Ford Government’s Bill 23 Spells Disaster for Farmland, Conservation Authorities, Wetlands and Democracy

Demand that the Government of Ontario revoke amendments likely to weaken the protection of farmland and natural heritage, and uphold the role of the public, conservation authorities and regional municipalities.

A Call-Out for Your Voice from Ontario Nature, a time-honoured public advocacy group for our natural heritage

Posted November 13th, 2022 on Niagara At Large

Bill 23 Spells Disaster for Farmland, Conservation Authorities, Wetlands and Democracy

With Bill 23, the More Homes Built Faster Act, 2022, the Government of Ontario is proposing sweeping changes to the province’s natural heritage and land use planning legislation and policy.

Ontario Premier and his supports believe that gutting more of this in our region and province will help solve the housing crisis.

This omnibus bill would amend many laws (e.g., the Planning Act, the Conservation Authorities Act), removing and weakening environmental protections and cutting out the public from meaningful involvement in land use planning and decisions affecting their communities (refer to Schedule 2 and Schedule 9 – ERO# 019-6141 and ERO# 019-6163).

Ontarians of all political stripes should be deeply concerned by proposed legislative or regulatory changes that would:

  • Remove requirements regarding public meetings on certain planning matters. 
  • Remove your right to appeal planning decisions (e.g., Official Plans, zoning by-laws, minor variances). 
  • Remove the power of conservation authorities (CAs) to regulate or prohibit development that negatively impacts wetlands, rivers or streams. 
  • Prohibit CAs from entering into agreements with municipalities to provide expert review of planning applications. 
  • Limit CAs right to appeal land use planning decisions. 
  • Require CAs to identify conservation authority owned or controlled lands that could support housing development. 
  • Eliminate the role of seven regional municipalities (Simcoe, Durham, Halton, Peel, Niagara, Waterloo and York) in planning matters, thereby compromising coordinated efforts to protect farmland and natural areas, determine optimal locations for development and infrastructure, and efficiently deliver municipal services. 

At the same time, intensifying but separate from Bill 23, the government is proposing several significant policy changes that would exacerbate the profound and devastating impacts of the bill on Ontario’s natural heritage: 

A drastic overhaul the Ontario Wetland Evaluation System, ensuring that very few wetlands would be deemed provincially significant in the future and that many if not most existing Provincially Significant Wetlands would be vulnerable to losing that designation, leaving them open to destruction. (ERO# 019-6160

In Doug Ford’s world, we don’t need to save any more wetlands.

Replacement of the Provincial Policy Statement, which provides strong protections for Ontario’s farmland and natural heritage with a new planning policy instrument that would remove or streamline existing policies to facilitate development. (ERO# 019-6177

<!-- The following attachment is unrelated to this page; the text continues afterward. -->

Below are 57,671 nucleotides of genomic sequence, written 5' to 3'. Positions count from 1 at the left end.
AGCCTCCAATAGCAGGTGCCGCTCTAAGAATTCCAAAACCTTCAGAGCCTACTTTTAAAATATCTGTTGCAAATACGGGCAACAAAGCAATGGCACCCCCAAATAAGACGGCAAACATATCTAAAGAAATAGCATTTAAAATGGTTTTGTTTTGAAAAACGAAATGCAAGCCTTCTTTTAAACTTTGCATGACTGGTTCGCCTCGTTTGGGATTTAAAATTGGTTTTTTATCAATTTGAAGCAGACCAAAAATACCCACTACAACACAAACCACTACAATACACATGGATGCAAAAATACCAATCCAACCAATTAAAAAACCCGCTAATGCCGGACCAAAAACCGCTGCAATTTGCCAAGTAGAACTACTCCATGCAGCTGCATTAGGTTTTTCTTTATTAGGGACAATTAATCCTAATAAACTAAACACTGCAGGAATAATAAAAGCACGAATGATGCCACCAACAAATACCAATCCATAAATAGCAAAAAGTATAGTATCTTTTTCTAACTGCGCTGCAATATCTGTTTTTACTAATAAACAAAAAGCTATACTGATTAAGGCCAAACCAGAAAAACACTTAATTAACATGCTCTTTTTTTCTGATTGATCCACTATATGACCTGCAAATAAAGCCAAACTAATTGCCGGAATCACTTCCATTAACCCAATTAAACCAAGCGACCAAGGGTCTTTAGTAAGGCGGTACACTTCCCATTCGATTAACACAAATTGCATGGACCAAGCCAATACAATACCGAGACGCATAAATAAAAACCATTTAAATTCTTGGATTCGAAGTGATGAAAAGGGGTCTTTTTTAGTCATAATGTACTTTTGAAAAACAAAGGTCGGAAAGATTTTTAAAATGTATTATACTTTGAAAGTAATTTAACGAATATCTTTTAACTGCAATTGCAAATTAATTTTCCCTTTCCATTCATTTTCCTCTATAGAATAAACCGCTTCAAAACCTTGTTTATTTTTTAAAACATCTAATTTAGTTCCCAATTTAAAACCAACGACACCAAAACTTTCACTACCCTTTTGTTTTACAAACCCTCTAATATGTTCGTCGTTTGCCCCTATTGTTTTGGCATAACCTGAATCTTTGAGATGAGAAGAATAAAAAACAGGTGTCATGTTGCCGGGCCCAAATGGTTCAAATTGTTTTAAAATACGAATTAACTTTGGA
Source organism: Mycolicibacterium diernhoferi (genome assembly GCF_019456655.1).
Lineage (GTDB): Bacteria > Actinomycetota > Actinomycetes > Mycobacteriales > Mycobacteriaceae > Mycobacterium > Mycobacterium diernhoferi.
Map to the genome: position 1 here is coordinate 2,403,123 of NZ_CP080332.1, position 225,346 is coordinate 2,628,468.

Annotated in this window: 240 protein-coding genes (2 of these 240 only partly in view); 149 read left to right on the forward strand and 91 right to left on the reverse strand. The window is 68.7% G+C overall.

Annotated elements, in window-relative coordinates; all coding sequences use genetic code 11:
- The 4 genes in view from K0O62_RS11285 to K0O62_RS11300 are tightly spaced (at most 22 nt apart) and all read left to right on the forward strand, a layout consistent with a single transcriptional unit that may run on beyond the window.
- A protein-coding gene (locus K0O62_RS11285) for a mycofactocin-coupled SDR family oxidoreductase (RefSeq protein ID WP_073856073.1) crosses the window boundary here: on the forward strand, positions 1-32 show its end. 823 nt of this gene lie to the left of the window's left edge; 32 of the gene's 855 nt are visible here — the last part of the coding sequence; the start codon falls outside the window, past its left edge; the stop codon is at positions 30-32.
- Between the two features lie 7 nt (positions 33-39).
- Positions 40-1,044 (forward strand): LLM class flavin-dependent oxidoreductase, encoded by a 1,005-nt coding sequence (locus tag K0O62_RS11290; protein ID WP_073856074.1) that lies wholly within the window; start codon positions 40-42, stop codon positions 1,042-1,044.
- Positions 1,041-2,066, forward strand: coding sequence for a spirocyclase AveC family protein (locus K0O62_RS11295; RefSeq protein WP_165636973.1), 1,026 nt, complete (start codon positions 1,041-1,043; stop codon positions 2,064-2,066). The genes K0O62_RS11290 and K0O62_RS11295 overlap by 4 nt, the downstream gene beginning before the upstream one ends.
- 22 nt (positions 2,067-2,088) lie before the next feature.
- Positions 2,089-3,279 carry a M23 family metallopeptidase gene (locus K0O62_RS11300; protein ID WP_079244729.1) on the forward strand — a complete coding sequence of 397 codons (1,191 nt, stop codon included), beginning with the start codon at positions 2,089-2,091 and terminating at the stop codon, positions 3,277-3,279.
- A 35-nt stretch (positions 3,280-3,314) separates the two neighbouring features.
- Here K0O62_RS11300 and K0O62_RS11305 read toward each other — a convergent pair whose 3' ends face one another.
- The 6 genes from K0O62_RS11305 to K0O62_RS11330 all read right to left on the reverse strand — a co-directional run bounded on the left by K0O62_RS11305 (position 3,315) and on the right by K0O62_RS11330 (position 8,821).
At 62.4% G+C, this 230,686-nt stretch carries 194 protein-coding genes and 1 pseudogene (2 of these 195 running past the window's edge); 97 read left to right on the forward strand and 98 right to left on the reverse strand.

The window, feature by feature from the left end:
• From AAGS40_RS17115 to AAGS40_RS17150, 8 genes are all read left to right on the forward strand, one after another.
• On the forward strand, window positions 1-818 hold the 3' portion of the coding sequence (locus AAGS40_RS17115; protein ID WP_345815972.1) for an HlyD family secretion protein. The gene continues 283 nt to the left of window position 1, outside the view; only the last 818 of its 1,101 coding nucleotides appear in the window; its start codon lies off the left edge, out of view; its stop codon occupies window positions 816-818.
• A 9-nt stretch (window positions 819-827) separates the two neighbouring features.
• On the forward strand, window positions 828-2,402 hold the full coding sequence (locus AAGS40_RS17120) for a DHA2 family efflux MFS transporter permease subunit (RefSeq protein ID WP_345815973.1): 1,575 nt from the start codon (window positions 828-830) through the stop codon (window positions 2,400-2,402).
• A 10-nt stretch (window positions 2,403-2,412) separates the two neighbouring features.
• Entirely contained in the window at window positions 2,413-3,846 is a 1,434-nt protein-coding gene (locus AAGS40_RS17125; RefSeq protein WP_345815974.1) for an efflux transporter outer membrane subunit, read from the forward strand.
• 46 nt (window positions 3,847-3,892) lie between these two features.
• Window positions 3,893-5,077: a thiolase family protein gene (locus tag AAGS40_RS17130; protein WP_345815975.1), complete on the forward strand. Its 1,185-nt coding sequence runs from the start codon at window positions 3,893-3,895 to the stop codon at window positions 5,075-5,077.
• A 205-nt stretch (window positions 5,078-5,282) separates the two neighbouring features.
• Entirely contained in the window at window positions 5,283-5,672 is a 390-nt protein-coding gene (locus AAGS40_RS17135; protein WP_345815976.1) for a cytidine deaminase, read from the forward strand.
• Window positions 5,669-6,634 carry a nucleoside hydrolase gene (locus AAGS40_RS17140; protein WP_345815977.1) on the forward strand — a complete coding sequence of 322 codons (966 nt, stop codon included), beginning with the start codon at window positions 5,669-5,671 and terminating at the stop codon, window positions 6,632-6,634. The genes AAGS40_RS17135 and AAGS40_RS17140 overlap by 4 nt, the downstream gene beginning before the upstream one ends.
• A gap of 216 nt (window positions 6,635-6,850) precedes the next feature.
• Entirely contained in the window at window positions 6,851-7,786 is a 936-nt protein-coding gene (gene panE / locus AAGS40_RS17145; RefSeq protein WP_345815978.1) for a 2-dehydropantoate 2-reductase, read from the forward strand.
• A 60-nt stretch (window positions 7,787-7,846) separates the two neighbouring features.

Creation of a natural heritage offsetting policy that could lead to widespread and extremely risky tradeoffs, where existing natural areas are sacrificed on the highly questionable premise that they can be recreated or restored elsewhere. Greasing the wheels of destruction would be a “pay to slay” natural heritage compensation fund, which would allow developers to destroy wetlands, woodlands and other wildlife habitats as long as they pay into the fund. (ERO# 019-6161)

The provincial government frames all the above changes as addressing the housing crisis, obscuring the fact that Bill 23 satisfies first and foremost the interests of developers, delivered on a silver platter. You can read more in our blog: Bill 23 – What You Need to Know.

As Ontario’s Housing Affordability Task Force explained in its 2022 report, we do not need to sacrifice environmental protection to address the housing crisis. That’s because the shortage of land for housing is a myth:

“But a shortage of land isn’t the cause of the problem. Land is available, both inside the existing built-up areas and on undeveloped land outside greenbelts. … Most of the solution must come from densification. Greenbelts and other environmentally sensitive areas must be protected, and farms provide food and food security.” (Housing Affordability Task Force report, p.10)

Please join Ontario Nature in opposing the changes proposed and demanding that 1) all amendments likely to weaken the protection of farmland and natural heritage be withdrawn; and 2) the role of the public, CAs and regional municipalities in environmental planning and decision-making be retained and upheld.

To sign a letter and/or send your own comments to the Ford government and your Provincial Member of Parliament about this, click on  – Demand The Government of Ontario Revoke Damaging Bill 23 Amendments | Bill 23 Spells Disaster for Farmlands, Conservation Authorities, Wetlands and Natural Heritage (

 Ontario Nature’s  Mission – To protect wild species and wild spaces through conservation, education and public engagement.

A registered charity (# 10737 8952 RR0001), Ontario Nature represents more than 30,000 members and supporters, and more than 155 member groups from across Ontario.

To visit Ontario Nature’s official website for more information on this and other issues, click on

NIAGARA AT LARGE Encourages You To Join The Conversation By Sharing Your Views On This Post In The Space Following The Bernie Sanders Quote Below.

“A Politician Thinks Of The Next Election. A Leader Thinks Of The Next Generation.” – Bernie Sanders


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